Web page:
There are many health policy proposals circulating Washington today that could impact people living with cancer. To better understand how health policy experts view these potential policy changes, we partnered with Morning Consult to survey more than 600 health policymakers and experts on key issues such as value-based arrangements (VBAs), utilization management (UM), international reference pricing (IRP) and Medicare Part B.
Using these data, we hope to start a conversation on how proposed policy changes should account for the complexities of cancer care — and not negatively impact people living with cancer.
Here is what we found:
Health policy experts are concerned about the impact of current health policies on people living with cancer.
- 55% believe that the current health policy landscape negatively impacts people living with cancer.
Respondents felt that current policies do not ensure equal access to safe and affordable treatments,
do not allow for enough funding in cancer research, favor discriminatory insurance benefit designs and, ultimately,
delay access to essential treatment.
Cancer treatment has made tremendous improvements in recent years and continues to evolve. As policymakers shape new health policies, it’s critical that they listen to patients and the physicians who treat them. These are the people on the frontlines of care who will feel the impact of those policies.
Ensuring Appropriate Coverage
High deductible health care plans put patients on the hook for additional out-of-pocket costs.
- They’re also becoming more widespread, which may explain why 43% of health policy experts chose “ensuring
appropriate health coverage” as the number one issue to address in health care.
- 82% of respondents also said they believe it’s important to maintain market-based reimbursement for Medicare Part B.
Health policy experts also recognize that UM is not appropriate for people living with cancer.
- 87% believe that UM practices by insurers, such as step therapy, delay access to essential treatment for people with cancer. Not only that — UM requirements can also increase patient stress and frustration, contribute to worse outcomes and cost patients more out of pocket.
Lowering the Cost of Medicines
Respondents were split about how to lower these costs.
- 46% believe drug prices should be determined using prices paid by other countries, while 42% believe drug prices should be determined using domestic market dynamics.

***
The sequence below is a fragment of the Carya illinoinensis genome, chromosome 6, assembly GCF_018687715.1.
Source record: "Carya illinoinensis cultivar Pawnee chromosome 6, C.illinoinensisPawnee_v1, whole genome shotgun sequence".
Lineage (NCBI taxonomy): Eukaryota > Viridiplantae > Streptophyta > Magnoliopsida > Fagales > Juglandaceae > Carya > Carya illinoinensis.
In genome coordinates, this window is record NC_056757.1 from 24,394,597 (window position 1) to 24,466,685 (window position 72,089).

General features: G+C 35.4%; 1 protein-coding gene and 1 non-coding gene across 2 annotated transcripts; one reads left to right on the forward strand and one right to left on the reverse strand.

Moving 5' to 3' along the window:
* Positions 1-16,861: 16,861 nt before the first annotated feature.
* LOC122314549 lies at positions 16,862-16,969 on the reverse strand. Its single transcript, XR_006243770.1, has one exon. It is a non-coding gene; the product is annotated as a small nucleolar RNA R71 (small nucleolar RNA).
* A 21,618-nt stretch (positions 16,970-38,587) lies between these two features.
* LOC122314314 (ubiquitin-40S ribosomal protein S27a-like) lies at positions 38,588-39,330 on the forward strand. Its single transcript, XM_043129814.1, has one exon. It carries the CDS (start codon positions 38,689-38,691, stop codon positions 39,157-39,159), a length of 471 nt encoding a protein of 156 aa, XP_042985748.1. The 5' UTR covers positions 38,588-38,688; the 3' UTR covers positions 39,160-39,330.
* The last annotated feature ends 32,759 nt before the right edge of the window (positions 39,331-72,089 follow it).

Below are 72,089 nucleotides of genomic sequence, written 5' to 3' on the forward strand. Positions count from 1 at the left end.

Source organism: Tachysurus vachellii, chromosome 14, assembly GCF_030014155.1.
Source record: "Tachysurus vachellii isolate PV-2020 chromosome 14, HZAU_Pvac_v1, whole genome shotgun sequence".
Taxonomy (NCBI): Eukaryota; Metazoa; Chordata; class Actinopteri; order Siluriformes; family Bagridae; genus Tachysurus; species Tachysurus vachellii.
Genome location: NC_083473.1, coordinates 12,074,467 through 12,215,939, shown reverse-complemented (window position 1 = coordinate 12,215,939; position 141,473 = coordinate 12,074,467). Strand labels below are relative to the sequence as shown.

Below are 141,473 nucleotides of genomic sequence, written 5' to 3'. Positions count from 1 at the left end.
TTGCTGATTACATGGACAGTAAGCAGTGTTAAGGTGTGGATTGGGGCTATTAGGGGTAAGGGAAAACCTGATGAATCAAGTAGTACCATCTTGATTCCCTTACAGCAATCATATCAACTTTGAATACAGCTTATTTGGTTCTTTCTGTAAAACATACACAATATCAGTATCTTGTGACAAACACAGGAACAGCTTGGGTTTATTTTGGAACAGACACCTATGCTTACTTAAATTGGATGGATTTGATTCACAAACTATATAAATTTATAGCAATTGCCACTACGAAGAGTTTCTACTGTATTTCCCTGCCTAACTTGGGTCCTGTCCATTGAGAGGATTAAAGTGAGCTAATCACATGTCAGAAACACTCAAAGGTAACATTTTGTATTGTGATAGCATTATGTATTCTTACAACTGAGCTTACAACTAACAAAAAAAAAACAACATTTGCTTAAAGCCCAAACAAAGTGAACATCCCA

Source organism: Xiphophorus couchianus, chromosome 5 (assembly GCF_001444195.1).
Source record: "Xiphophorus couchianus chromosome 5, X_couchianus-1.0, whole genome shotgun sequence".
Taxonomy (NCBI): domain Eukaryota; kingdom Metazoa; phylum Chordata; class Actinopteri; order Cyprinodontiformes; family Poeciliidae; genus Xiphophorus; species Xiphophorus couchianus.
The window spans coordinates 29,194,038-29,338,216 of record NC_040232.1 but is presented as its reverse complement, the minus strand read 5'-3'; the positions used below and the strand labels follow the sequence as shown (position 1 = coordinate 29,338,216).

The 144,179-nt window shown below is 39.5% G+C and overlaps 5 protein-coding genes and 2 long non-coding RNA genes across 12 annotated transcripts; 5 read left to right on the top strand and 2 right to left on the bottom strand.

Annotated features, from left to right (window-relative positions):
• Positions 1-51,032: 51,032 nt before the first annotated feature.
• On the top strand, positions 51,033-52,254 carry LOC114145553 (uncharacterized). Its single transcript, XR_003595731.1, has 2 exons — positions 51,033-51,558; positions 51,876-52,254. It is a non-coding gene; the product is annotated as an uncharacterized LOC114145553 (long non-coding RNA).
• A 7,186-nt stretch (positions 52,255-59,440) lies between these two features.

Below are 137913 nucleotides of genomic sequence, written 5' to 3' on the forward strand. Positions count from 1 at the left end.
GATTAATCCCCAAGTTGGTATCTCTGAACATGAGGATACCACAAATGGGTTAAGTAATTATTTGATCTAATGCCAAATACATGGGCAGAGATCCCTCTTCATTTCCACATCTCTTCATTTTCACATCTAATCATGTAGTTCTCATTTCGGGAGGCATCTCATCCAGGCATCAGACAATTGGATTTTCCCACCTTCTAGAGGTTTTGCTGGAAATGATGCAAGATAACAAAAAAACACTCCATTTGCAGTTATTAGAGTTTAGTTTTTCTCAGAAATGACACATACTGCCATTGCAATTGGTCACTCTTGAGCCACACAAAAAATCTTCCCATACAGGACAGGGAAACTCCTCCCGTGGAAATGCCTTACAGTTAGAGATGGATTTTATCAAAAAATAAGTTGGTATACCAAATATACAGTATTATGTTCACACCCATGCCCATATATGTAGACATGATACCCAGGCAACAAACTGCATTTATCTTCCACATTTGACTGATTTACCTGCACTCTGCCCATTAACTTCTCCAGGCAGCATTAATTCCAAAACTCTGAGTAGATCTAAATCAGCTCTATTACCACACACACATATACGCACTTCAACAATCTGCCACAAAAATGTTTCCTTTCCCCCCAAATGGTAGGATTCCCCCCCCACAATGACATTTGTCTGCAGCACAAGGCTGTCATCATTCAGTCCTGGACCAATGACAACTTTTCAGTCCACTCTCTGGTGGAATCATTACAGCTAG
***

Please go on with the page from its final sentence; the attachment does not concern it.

IRP is a practice used to benchmark drug prices by comparing domestic costs with the prices paid by another country or group of countries. Countries who implement IRP policies invest less in cancer research, ultimately leading to lower survival rates. Research suggests countries who invest more in cancer have better outcomes. In fact, the five-year survival rate for all cancers is 42% higher for men and 15% higher for women in the United States than in Europe.
U.S. progress in treating cancer is leading to longer lives and better quality of life, and the number of cancer survivors is steadily rising. We believe that reference pricing reform would put those advances at risk.
Linking the Value of Medicines to Outcomes
As our health care system is shifting from volume-based to value-based, VBAs enable new ways for biopharmaceutical companies to stand behind the value of their medicines. Unlike the traditional fee-for-, which bases payment strictly on the number of products sold, VBAs link reimbursement to specific health outcomes.
Respondents were aligned that VBAs are beneficial to people living with cancer.
- 84% of respondents said they believe VBAs are important in reducing the overall system-wide costs associated with providing cancer care.
VBAs for medicines are still relatively new, but in order to better facilitate these arrangements, we need to update and improve outdated laws and regulations. Lilly is dedicated to helping address these barriers and champion more VBAs.
At Lilly, our mission is to make medicines that help people live longer, healthier, more active lives.
We believe the entire health care community — payers, policymakers and pharmaceutical companies — must come together to create a better, more affordable system for patients.
We are committed to understanding the needs of people living with cancer and will continue advocating to ensure they are considered as health policy change is proposed.